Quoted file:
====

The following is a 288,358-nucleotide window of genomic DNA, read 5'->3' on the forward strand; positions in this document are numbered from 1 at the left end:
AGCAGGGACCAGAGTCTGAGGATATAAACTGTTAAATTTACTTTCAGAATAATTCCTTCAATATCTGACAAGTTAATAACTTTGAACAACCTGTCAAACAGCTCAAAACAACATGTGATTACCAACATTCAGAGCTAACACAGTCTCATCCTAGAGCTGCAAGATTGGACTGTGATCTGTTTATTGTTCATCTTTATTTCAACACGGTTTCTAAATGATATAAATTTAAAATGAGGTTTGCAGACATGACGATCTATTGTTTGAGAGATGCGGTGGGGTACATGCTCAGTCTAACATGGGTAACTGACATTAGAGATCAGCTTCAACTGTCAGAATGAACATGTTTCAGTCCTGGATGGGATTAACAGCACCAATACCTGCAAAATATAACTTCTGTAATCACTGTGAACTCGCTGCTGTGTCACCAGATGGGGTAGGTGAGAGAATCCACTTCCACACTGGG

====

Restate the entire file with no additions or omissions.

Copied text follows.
The following is a 288,358-nucleotide window of genomic DNA, read 5'->3' on the forward strand; positions in this document are numbered from 1 at the left end:
AGCAGGGACCAGAGTCTGAGGATATAAACTGTTAAATTTACTTTCAGAATAATTCCTTCAATATCTGACAAGTTAATAACTTTGAACAACCTGTCAAACAGCTCAAAACAACATGTGATTACCAACATTCAGAGCTAACACAGTCTCATCCTAGAGCTGCAAGATTGGACTGTGATCTGTTTATTGTTCATCTTTATTTCAACACGGTTTCTAAATGATATAAATTTAAAATGAGGTTTGCAGACATGACGATCTATTGTTTGAGAGATGCGGTGGGGTACATGCTCAGTCTAACATGGGTAACTGACATTAGAGATCAGCTTCAACTGTCAGAATGAACATGTTTCAGTCCTGGATGGGATTAACAGCACCAATACCTGCAAAATATAACTTCTGTAATCACTGTGAACTCGCTGCTGTGTCACCAGATGGGGTAGGTGAGAGAATCCACTTCCACACTGGG